But is a Samsung Galaxy Rocket built with taxpayer dollars a bridge too far? Are there publicly funded ventures that must be held apart or above capitalism? Will selling naming rights somehow pollute the purity of an agency chartered to explore space for “peaceful purposes for the benefit of all mankind?”

The answer to the above questions may be surprisingly personal or perhaps generational. I remember being shocked by HBO’s acquisition of the landmark public television show “Sesame Street.” Even more shocking, however, was the revelation that a number of colleagues a decade or so younger than me saw the sale of Big Bird and Oscar the Grouch as a positive move: Sesame Street was moving into a more stable, successful and hip commercial neighborhood.

In practical terms, it’s hard to argue against the gentrification of Sesame Street, as it’s still available on public TV, but for those of us who grew up in a generation before streaming and who might even remember the days before cable (gasp!) it just feels a little weird, if not downright icky.

I suspect the same may hold true for NASA. “Selling out” is simply less taboo than it was a decade or two ago. While it may always feel wrong, and arguably conflicts with the agency’s public mission, the momentum is with a Space Launch System that will take us closer not to other galaxies, but to Samsung Galaxy. 

6 Reasons to Multitask Starting a New Venture With Your Current Employment

One of the big decisions every aspiring entrepreneur has to make is when to quit your current job to devote yourself fulltime to your new startup.

Some of you are so committed to the new passion that you quit your day job early, and dedicate all your time and resources to the new venture. Others wait until the new business starts to generate revenue and profit before making the move.

Which is right? I’m definitely a proponent of the multitasked approach, since every new venture is inherently risky, and startups usually take longer to ramp up than you imagine.

In my experience as a startup advisor, I find the minimum time to revenue is at least a year. Break-even and profit may not happen for a couple of years after that. And investors are hard to find in these years.

On the other hand, many investors, including billionaire entrepreneur and “Shark Tank” co-host Mark Cuban, essentially demand an all-in early approach as a pre-requisite to funding, making it clear that a total commitment is expected if you want outside money.

Of course, you might be able to pay yourself a salary from the investment, but this will be minimal and critically watched.

While there is no right or wrong here, I believe there are some good arguments for not quitting your day job too soon. Here are some of the key ones I would suggest to every aspiring entrepreneur who doesn’t have a rich uncle, or isn’t sitting on a large nest egg:

1. Make sure this new lifestyle is really for you.

I hear from aspiring entrepreneurs all the time who can’t wait to ditch the corporate lifestyle, make all their own decisions, and be in control of their destiny. Later, half of these come back to admit that their day job was not all that bad, less stressful, the work predictable, with others to lean on for hard decisions.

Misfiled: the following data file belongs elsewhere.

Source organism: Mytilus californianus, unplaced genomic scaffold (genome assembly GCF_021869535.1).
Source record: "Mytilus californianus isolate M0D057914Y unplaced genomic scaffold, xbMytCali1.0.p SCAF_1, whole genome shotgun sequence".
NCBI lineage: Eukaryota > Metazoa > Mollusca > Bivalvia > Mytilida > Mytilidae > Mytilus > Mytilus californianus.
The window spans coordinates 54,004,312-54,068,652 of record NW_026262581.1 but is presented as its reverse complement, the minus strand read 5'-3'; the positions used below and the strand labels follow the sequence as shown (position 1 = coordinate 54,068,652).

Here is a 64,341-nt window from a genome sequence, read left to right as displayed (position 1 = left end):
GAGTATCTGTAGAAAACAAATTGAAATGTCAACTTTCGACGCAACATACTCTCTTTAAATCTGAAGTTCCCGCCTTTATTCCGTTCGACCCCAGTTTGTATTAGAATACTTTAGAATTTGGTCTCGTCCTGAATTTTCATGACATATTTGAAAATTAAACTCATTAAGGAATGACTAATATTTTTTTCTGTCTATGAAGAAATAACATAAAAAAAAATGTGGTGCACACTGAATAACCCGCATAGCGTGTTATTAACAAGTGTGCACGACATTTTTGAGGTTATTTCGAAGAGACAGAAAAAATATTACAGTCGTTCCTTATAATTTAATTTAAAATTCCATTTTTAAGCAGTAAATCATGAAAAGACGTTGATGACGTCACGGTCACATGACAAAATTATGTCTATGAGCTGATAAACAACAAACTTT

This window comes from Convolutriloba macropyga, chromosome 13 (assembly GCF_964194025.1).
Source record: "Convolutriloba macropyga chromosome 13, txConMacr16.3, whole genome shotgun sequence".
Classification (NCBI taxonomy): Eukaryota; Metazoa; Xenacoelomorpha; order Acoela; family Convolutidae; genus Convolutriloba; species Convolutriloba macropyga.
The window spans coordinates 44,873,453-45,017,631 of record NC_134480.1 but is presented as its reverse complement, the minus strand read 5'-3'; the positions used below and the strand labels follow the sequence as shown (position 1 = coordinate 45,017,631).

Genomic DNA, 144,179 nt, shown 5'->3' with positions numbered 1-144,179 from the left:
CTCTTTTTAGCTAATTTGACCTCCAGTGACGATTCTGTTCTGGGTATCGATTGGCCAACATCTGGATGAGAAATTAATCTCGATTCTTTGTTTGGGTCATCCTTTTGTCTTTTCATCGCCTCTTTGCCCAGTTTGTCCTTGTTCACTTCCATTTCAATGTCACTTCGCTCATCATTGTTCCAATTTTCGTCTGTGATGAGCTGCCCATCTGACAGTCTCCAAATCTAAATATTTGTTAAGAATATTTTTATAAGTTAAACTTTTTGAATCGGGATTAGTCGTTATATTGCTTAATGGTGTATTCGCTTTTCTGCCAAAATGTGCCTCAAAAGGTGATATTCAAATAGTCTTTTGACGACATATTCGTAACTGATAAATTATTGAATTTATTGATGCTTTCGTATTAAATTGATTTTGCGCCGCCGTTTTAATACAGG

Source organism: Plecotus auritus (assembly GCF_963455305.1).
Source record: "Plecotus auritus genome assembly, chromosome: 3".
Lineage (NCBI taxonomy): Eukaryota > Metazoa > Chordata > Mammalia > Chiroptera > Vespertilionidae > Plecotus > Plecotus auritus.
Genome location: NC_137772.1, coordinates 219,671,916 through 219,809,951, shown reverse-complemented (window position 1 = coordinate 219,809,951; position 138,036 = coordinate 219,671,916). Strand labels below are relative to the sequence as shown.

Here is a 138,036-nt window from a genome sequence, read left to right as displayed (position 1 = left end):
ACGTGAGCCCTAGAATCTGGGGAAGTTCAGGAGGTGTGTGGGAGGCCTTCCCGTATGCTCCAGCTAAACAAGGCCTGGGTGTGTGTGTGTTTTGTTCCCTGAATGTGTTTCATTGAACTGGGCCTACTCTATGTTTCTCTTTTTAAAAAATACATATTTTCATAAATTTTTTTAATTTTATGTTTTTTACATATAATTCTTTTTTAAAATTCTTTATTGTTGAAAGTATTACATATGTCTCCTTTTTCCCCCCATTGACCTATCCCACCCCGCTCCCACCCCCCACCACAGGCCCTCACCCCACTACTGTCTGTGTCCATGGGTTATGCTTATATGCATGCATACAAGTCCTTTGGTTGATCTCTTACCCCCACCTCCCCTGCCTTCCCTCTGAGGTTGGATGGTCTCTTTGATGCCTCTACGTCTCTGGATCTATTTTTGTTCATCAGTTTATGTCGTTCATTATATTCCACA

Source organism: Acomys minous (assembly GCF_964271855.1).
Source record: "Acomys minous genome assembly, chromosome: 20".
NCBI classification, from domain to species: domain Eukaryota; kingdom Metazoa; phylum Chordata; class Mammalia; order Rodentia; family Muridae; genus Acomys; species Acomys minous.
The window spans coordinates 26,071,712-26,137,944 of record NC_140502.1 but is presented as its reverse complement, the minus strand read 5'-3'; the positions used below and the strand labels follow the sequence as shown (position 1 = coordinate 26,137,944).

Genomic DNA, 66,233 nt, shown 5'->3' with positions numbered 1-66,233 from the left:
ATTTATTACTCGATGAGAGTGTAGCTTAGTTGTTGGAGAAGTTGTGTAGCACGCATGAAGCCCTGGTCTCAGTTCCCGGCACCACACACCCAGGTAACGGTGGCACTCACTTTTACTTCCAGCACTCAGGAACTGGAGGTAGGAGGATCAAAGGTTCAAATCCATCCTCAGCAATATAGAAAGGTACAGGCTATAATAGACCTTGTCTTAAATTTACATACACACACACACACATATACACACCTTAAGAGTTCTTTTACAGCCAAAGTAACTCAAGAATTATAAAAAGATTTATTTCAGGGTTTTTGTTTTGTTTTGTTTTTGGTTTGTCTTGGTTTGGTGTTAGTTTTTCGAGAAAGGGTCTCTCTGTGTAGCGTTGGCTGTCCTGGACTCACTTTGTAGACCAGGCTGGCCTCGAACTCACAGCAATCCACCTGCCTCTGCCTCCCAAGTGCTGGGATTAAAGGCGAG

2. Current job income keeps family and creditors satisfied.

The alternative of living off credit cards and borrowed money, while waiting and hoping for your startup to kick in, will drag down your motivation and kill your support system just when you need it most.

Even the most successful startups can’t sustain founder salaries for the first couple of years.

3. Multitasking is the norm for everyone these days.

With all the pushes and pulls on our lives already, adding a new startup effort as one more activity should not be seen by anyone as breaking the bank.

The challenge is to keep all your priorities, personal and business, in balance. Anyone running their own business needs to learn that anyway.

4. Starting a company fulltime is stressful and lonely.

Having another job is a good way to get the balance you need for visible accomplishments, interactions with other people, and certainly a regular paycheck.

Of course, you must not short your day job, so you need the passion of your new idea to keep you energized enough to excel in both.

5. Keep your startup efforts “below the radar” until proven.

No matter how much passion you feel for your idea, not all friends and family will be positive or accepting of the major risks and commitment involved.

By maintaining your startup activities as supplementary with future payback, your efforts will look visionary rather than perilous.

6. Be able to learn from failure without embarrassment.

Historical and current statistics still show the chances of failure on any given idea are better than even.

Even with all the help resources available to entrepreneurs, there is still no better way to learn than trying an experiment that doesn’t work. Working in parallel minimizes the pain and visibility.

I recognize that all aspiring entrepreneurs are unique, with different levels of risk tolerance, energy, and motivation. I do find that the entrepreneur lifestyle is more fulfilling for many than traditional business.

Thus I encourage everyone to ignore the pundits and take a hard look at your own goals and drivers, and proceed with caution. Your happiness and legacy depend on it.